Matt Unger

Don’t call our company a startup

A HigherEd Professional's Guide to Startup Investment

At Roompact, we enjoy sharing knowledge about our particular disciplines that we consider our "expertise", whether it be HigherEd, technology, or business. After a discussion about the growth and investment lifecycle of startups, I thought I'd jot down some of the concepts we talked about in case any other HigherEd Professionals are interested as well. This is a very high-level overview -- each of these concepts have many intricacies.

The first thing to know is that a company may seek investment (fundraise) many times throughout the company's life. When a company is in "fundraising mode", the full-time job of the CEO is to woo investors. The CEO will not have time for anything else.

Below are the several stages of fundraising a company may go through, in order of their occurrence:

Friends and Family Round

This is the initial round of funding in the early days of a company. At this point, the company has a very low likelihood of success. They probably don't have customers or even a fully-complete product. Anyone who invests at this stage does so out of loyalty for the founders.

Seed Round

A seed round is the first round of funding that may include investment from outside investors that don't have a close relationship with the founders. At this point, the company has a product, probably has a minimal number of customers, but is still looking for a true product-market fit, which means they're still adjusting their product to provide the most value to potential customers.

In the Friends and Family Round and the Seed Round, investors typically invest with a financial instrument called a convertible note. During these first two stages of funding, it's hard to put a valuation on the company because so much is still unknown. A convertible note is an "IOU" to investors that lets them know the money they invested will convert to equity (a piece of the company) at a rate relative to the upcoming Series A round of funding. They do this because theoretically, it's easier to valuate a company at the Series A stage.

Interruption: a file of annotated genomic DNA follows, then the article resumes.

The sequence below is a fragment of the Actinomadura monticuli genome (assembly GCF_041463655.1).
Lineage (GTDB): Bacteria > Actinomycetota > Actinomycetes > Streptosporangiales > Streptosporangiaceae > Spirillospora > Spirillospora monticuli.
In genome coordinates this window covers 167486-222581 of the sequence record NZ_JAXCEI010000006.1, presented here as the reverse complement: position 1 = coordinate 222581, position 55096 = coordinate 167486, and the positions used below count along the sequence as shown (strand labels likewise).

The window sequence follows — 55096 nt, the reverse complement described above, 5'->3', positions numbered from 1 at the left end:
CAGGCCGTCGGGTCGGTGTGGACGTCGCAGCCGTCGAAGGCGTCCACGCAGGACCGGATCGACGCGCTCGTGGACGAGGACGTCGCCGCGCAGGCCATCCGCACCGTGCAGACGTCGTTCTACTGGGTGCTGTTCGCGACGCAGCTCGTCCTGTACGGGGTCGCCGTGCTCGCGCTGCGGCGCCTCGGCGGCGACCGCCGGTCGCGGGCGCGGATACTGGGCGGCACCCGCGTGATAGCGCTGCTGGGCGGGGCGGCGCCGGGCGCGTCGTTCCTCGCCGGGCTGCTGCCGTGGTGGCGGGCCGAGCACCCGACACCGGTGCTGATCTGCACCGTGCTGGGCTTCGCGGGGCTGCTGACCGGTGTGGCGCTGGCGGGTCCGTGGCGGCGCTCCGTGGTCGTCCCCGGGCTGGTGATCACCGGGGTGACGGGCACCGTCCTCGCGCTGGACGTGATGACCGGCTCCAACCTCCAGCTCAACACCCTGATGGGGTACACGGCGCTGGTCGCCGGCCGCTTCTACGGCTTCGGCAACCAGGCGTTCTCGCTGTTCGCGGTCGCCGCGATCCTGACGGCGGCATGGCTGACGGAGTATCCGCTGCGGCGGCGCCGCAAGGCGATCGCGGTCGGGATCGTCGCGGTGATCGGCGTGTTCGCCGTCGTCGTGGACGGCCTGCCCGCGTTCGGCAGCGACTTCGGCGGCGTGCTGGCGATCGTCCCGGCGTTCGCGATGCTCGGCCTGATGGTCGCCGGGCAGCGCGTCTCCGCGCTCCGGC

Series A, B, C, etc.

These are BIG funding rounds. In each of these rounds, the company sells at least 20% of the company to investors for no less than a seven-figure sum. There is a lead investor, who purchased the majority of the 20% and who typically gets a seat on the board of directors. There are also follower investors who purchase smaller sums and generally defer to the lead investor. All investors in this round only care about one thing: rapidly growing the company and selling as quickly as possible.

The Series A, Series B, and Series C rounds happen sequentially. They might not happen at all if the company sells sooner rather than later. Companies can also go beyond a Series C. There are 26 letters in the alphabet, after all.

Bridge Round

Sometimes a company isn't quite ready for the next stage of funding. When you raise one of the "Series" rounds of funding, your investors need a clear plan for how you will spend their $1,000,000+ and will give you a short time frame in which to spend it. You are obligated to grow as quickly as possible. If you're not ready to do that, you'll raise a bridge round, which is a "small" round to help you get to your next round.